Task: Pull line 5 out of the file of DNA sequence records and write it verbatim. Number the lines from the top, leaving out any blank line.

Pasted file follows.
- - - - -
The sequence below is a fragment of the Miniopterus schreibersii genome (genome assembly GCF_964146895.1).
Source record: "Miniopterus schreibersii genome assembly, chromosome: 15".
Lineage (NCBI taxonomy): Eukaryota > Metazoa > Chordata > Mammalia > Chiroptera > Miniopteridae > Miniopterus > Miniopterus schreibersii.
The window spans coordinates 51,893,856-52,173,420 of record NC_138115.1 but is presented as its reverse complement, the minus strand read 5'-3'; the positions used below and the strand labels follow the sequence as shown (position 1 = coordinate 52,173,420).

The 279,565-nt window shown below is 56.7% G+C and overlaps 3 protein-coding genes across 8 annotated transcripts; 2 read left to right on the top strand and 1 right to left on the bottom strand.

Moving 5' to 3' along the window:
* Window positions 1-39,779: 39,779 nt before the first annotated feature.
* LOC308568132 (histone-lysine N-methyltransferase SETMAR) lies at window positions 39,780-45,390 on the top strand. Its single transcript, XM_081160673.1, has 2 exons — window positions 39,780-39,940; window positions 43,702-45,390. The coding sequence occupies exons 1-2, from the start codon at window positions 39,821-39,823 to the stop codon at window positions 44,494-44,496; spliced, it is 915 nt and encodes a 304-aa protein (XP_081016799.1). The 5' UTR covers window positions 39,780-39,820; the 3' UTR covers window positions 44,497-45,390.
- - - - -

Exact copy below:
The 279,565-nt window shown below is 56.7% G+C and overlaps 3 protein-coding genes across 8 annotated transcripts; 2 read left to right on the top strand and 1 right to left on the bottom strand.